ADVEA supervised Aydin Kulekci in his final year of Automotive Engineering on the topic of reverse engineering and re-designing a steering knuckle from a 2012 Toyota Camry. The purpose of the project was to teach Aydin topological optimisation and common linear elastic Finite Element Method solutions.
The 2012 Camry was used simply because the geometry was readily available. This model has been developed by The National Crash Analysis Center (NCAC) of The George Washington University under a contract with the FHWA and NHTSA of the US DOT. With this model we were able to achieve the goal of working with a commercial level assembly with complex geometry and connectivity which is a good challenge for a final year engineering student.
Aydin was required to manage as many original constraints as possible, and considered packaging, manufacturing, material and stiffness constraints for the topological design. The first thing required was to translate the model from the existing LS-Dyna model into a Simulia Abaqus model using Altair HyperMesh. His analysis background to date was pure Abaqus implicit/explicit analysis using Abaqus/CAE for pre-/post-, and so he was keen to investigate the Abaqus Topology and Optimisation Module (ATOM) – so that was the agreed direction.
The steering knuckle was successfully remodeled with C3D10 second-order tetrahedral elements with thin S3 linear triangular shell elements on the surface for more accurate surface stress prediction. The original material model was matched for the linear elastic terms (Young’s Modulus, Poisson’s ratio and density were used).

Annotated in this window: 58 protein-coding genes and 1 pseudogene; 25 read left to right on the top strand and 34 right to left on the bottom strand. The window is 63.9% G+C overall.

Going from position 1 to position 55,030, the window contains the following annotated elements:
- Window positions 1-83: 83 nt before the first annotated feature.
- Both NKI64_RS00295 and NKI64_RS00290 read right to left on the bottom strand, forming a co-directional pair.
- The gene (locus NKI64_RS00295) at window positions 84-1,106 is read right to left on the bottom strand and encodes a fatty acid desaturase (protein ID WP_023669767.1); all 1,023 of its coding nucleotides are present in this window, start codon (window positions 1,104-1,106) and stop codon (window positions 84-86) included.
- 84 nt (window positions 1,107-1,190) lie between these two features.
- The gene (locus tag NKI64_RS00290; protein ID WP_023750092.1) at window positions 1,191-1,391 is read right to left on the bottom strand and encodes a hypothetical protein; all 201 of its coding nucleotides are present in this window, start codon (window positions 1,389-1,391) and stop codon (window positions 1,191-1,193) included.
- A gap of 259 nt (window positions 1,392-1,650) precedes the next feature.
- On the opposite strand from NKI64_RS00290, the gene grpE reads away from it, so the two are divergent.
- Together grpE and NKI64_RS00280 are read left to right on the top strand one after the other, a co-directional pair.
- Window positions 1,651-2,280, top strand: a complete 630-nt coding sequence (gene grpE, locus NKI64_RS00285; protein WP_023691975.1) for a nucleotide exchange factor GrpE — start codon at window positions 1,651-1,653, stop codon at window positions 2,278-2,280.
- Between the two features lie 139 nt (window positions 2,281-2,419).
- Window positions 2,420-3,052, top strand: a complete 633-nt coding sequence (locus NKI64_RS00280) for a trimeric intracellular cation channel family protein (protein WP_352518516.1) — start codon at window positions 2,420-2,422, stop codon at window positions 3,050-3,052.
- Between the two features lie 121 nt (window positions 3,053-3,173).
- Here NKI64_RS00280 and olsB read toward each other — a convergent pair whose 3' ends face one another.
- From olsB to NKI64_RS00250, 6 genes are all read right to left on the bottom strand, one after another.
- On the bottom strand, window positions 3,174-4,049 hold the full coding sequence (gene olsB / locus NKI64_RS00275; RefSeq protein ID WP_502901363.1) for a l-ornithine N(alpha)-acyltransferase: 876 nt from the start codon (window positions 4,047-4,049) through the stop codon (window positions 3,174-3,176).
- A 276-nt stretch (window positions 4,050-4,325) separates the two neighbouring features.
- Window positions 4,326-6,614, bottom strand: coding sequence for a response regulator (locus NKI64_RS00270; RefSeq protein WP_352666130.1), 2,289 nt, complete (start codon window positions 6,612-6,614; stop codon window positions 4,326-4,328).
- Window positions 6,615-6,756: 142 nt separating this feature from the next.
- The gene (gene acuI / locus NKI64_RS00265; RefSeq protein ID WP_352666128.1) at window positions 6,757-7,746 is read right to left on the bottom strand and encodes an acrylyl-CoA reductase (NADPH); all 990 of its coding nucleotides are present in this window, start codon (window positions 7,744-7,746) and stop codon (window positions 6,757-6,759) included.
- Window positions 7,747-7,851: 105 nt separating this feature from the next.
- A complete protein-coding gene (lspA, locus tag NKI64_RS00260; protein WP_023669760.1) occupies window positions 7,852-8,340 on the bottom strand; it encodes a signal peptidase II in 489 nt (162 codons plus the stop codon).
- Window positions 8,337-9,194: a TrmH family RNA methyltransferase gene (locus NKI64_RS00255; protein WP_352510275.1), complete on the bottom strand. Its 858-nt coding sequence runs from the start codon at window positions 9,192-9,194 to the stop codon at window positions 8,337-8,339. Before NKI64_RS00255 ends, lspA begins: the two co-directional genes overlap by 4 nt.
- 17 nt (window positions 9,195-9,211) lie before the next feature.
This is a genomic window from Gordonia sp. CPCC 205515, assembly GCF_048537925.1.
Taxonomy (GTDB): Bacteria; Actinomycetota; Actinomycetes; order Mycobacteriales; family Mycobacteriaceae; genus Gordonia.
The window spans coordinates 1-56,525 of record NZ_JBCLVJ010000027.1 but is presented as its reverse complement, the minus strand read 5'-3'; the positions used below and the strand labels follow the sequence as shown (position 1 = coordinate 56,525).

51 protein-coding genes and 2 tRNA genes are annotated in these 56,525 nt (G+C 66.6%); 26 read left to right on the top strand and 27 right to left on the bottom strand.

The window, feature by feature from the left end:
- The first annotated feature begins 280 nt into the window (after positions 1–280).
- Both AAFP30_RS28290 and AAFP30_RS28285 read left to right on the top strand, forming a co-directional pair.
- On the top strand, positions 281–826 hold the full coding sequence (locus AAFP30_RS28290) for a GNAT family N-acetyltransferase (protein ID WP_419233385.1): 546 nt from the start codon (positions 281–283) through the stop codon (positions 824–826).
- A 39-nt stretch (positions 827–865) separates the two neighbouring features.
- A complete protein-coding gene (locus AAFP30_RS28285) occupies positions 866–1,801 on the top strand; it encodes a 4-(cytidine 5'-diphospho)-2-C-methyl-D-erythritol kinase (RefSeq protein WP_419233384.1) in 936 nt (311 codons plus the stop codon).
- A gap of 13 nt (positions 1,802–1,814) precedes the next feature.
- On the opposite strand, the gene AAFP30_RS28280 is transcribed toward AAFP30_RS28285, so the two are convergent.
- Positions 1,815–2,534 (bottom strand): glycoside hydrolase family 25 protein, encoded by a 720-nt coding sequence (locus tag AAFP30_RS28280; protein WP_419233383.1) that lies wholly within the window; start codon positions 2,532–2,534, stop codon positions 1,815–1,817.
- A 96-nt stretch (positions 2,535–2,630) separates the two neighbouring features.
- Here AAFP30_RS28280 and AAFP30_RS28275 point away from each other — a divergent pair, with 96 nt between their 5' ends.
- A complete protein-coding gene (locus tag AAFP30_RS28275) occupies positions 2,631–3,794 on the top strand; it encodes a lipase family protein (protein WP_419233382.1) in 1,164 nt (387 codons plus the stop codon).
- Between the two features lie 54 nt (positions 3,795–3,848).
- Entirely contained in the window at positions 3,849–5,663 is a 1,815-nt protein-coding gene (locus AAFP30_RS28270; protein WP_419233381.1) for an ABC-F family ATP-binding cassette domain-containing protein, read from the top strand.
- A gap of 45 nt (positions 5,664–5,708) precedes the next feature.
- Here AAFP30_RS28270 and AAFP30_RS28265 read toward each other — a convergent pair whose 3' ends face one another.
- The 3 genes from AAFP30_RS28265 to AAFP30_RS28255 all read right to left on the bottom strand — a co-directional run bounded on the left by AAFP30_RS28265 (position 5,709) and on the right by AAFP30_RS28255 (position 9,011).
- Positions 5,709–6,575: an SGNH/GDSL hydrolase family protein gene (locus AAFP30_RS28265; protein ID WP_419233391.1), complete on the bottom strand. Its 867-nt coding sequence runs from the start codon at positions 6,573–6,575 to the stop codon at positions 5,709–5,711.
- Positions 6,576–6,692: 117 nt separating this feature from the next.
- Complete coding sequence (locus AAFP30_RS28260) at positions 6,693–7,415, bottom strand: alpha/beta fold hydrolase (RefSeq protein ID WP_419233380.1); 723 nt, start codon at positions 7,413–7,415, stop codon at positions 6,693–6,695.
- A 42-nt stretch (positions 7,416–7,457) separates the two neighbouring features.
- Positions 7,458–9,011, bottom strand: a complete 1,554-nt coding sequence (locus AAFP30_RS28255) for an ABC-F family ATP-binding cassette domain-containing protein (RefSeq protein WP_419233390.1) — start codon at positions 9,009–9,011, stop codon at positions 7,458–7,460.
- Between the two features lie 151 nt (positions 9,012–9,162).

A normal modes of vibration analysis was completed as an initial measure of stiffness. Frequencies and mode shapes were recorded to be compared. A subsequent set of linear static stress/displacement analyses were completed using 1N and 1N.mm forces and moments at all attachment points. The translational displacement magnitudes were used to determine initial stiffness constraints for the component. The boundary condition for these cases was fixed at the wheel-hub connection.
The topological analysis was used to identify areas where material could be removed with as little sacrifice to stiffness as possible. The areas which were identified are shown the below figure, highlighted orange.
A comprehensive re-analysis was performed for all normal modes and stiffness conditions that were initially investigated. It was found that maximum von Mises stress and the fundamental natural frequency could be maintained with under 1% alteration, but if stiffness in one particular loading path was able to be traded off by around 3% then a total weight reduction of 5% would be possible.
Clearly not knowing any more about the part than we were able to determine from the unit loads, the project cannot go further than that – however for an educational exercise for a final year student it was an interesting process and allowed the student to gain an insight into engineering methods which are used for virtual design in OEMs today.